Pro tips for the shy networker

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Stepping out of your normal routine to meet strangers can sound pretty daunting when put in that context. If you’ve ever found yourself at an event holding your bag & drink while staring at you cell phone, you’ll know what I mean. It seems like at every event there are people chatting, laughing and bouncing from group to group, and then there are the quieter ones looking around for someone to talk to.

The longer you seems to look around for someone to talk to, the more your nerves set in and you begin to feel as though attending the event was a big mistake. This happens when we begin disconnecting ourselves from the group- creating space both physically and mentally from everyone around us. As humans, we are wired for connection- whether that be one-on-one or in a group setting. The cautionary advice for networking is- don’t let yourself look at your phone for too long. By long, I mean more than a quick glance at your home screen.

Whether you are an introvert or extrovert we’ve all had moments where we find ourselves alone looking at the others chatting in groups. It doesn’t bring up good thoughts to see everyone else having fun except you- it came bring up some ugly old school-day insecurities about not fitting in.

Here are my top pro tips to getting you out of the corner and into the conversation quickly to maximize your networking time.

When you take time out of your evening to network, it can feel like a huge letdown if you can’t connect with someone quickly, aren’t meeting a lot of interesting people, or if you find people excusing themselves and you’re left there standing alone with your drink. What now?

Your networking mindset
Your mindset is tricky when you’re in a group setting- you know when you are the outlier in a larger room pretty easily. When you get into a good conversation, those insecurities tend to melt away pretty fast.

When you are alone at an event not talking to anyone, don’t allow the “I”m not interesting” fear to pop in. The question isn’t what’s wrong with you - it’s “who can I break the ice with?”. By focusing on your next move, you’re taking yourself from in your head, to action.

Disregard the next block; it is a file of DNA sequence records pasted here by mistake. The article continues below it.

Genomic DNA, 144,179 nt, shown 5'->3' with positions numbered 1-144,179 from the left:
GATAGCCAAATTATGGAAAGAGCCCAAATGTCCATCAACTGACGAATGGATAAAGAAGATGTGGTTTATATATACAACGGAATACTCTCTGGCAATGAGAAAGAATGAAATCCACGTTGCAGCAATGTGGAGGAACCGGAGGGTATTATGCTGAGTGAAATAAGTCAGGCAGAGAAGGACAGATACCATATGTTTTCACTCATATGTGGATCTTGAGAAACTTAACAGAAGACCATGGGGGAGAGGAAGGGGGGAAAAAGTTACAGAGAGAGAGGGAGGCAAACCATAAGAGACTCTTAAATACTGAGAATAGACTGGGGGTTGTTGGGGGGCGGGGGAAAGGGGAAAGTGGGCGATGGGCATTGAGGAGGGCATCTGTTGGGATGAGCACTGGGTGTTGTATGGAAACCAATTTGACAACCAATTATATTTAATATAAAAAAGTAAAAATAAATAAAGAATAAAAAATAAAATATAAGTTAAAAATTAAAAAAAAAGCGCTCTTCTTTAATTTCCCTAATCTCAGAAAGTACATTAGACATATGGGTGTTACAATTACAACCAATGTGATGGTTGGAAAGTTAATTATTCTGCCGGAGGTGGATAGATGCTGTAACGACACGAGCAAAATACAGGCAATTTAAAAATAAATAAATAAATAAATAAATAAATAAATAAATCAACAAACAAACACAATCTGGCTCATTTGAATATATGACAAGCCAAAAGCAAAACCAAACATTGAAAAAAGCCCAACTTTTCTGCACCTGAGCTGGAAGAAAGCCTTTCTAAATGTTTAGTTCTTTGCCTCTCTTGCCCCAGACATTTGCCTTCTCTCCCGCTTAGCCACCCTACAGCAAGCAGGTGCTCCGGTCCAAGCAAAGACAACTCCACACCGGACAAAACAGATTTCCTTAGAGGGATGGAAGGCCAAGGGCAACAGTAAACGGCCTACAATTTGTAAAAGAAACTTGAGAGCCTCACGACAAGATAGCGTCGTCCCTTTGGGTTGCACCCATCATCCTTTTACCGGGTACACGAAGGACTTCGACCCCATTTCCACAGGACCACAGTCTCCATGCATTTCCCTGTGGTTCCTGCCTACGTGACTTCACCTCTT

If you see a group of people laughing, approach the group and ask if you can join in- even if their backs are to you, they will open up and allow you to introduce yourself, and get to know everyone in the “circle” fairly quickly- BIG win if you are scanning for someone to have a one-on-one conversation after!

If you see one person who is at the bar ordering a drink, consider going up to the bar and starting the conversation there. If you aren’t a drinker- grab a soda. If you already have a drink- go up and grab a bar napkin, lime, or a straw. Chatting at the bar is a great way to introduce yourself to someone one-on-one if you shy away from the group conversations. They may invite you to walk over to their group if they are in one- politely accept and join in. Having someone introduce you or mention that they invited you in makes you intriguing to the group and they will be excited to hear more about you.

Invite people in subtly
When done right, however, you can make strangers your connections fairly quickly and step out of the uncomfortable hello to interesting acquaintance quickly. Don’t allow your posture or voice to deter people from approaching you as well. When you keep yourself in the corner on your phone, it’s difficult to make eye contact- and that is the quickest and easiest way to send someone a signal that you’re open to talking. Once eye contact is made, the smile comes next, then you open up verbal introductions.

Pro-tip: Remember to keep your phone interactions minimal when networking. People want to spend that time talking with you, not watching you on your phone- and when you are trying to make a good first impression- show them that they are important by keeping your attention solely on them (or in the group setting, the person who is talking). The best time to get out your phone is if you want to plug in someone’s contact details if they don’t have a business card, to broadcast on social media where you are (if you’re in a small biz), or you want to schedule time to follow up with someone. The second the phone comes out when you aren’t talking with someone- you could miss the eye contact and connection to start up the next conversation!

When you find yourself at your next event and looking around to start your first or next conversation, remember these tricks - they can help you move from stuck to moving quite quickly.

The tips to strike up conversations don’t end here- share your tips for how to overcome the standing in the corner of the room below!

Cheers to your career success,


4 Tricks for a Killer Presentation

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This past weekend Jonathan @jrh_graphics and I teamed up with Dani Sauter @blonde_inthedistrict and Callum from @cephotogs to do a collab styled photo shoot on 14th street in D.C. Oh what fun that was!

Dani is one of the most driven and down to earth entrepreneurs I've ever met. From first greet to goodbye hug, it was laughs, stories, and this deep down acknowledgement between us on what it's like to build a vibrant creative business in the heart of the Nation's Capital. What prompted this week's post was Dani mentioning that she has an incredible opportunity to MC an event this Fall and so I shared a couple of my best tricks and tips for rocking it. Here are my tips to share more with all of you!